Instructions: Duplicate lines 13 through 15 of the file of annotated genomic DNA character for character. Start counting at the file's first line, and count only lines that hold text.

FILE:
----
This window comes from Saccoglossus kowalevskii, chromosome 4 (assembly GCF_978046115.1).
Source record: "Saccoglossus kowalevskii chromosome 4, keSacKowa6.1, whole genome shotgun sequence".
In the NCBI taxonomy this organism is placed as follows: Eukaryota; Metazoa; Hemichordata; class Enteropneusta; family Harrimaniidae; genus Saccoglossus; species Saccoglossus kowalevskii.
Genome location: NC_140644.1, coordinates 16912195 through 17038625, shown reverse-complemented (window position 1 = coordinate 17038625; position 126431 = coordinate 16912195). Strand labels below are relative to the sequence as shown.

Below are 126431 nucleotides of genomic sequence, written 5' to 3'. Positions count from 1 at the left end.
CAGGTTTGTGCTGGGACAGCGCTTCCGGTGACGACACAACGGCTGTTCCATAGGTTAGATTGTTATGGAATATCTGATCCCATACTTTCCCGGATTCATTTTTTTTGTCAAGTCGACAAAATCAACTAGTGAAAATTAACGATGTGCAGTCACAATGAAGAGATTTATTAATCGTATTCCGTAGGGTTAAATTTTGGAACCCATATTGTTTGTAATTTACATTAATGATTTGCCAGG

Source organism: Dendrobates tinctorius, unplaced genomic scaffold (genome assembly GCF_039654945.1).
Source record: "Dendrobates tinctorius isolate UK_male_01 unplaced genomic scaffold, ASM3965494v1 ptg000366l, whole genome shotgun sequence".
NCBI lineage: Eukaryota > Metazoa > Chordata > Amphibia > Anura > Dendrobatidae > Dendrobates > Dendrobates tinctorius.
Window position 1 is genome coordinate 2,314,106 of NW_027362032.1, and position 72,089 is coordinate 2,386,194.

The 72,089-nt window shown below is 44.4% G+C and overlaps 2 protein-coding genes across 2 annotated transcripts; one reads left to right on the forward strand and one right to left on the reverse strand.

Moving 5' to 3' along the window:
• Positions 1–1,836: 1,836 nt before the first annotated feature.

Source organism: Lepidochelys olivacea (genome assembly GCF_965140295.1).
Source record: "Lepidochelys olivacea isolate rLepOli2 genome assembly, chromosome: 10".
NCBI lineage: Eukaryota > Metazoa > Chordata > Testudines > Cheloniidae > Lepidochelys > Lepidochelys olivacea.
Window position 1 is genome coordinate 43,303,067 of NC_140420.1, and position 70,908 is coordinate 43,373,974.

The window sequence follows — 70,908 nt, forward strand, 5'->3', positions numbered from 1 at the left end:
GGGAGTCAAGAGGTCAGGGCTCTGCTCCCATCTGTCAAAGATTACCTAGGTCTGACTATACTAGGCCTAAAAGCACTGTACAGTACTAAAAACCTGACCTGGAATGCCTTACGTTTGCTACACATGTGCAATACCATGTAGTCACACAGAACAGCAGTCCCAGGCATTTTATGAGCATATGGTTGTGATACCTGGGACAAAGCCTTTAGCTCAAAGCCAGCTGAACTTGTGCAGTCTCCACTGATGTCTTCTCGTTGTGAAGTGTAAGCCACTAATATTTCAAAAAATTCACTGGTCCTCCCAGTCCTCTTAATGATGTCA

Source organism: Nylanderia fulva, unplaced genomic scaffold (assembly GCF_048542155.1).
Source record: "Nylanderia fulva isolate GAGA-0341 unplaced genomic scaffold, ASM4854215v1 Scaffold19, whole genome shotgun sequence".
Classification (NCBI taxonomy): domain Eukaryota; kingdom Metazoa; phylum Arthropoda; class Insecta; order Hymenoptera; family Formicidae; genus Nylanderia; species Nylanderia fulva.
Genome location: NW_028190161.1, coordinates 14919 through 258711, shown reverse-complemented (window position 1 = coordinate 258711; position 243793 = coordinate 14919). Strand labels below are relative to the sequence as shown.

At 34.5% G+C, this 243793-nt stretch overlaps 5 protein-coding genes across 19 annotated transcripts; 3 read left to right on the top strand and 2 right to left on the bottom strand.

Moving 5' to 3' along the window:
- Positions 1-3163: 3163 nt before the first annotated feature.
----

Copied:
• Positions 1–1,836: 1,836 nt before the first annotated feature.

Source organism: Lepidochelys olivacea (genome assembly GCF_965140295.1).
Source record: "Lepidochelys olivacea isolate rLepOli2 genome assembly, chromosome: 10".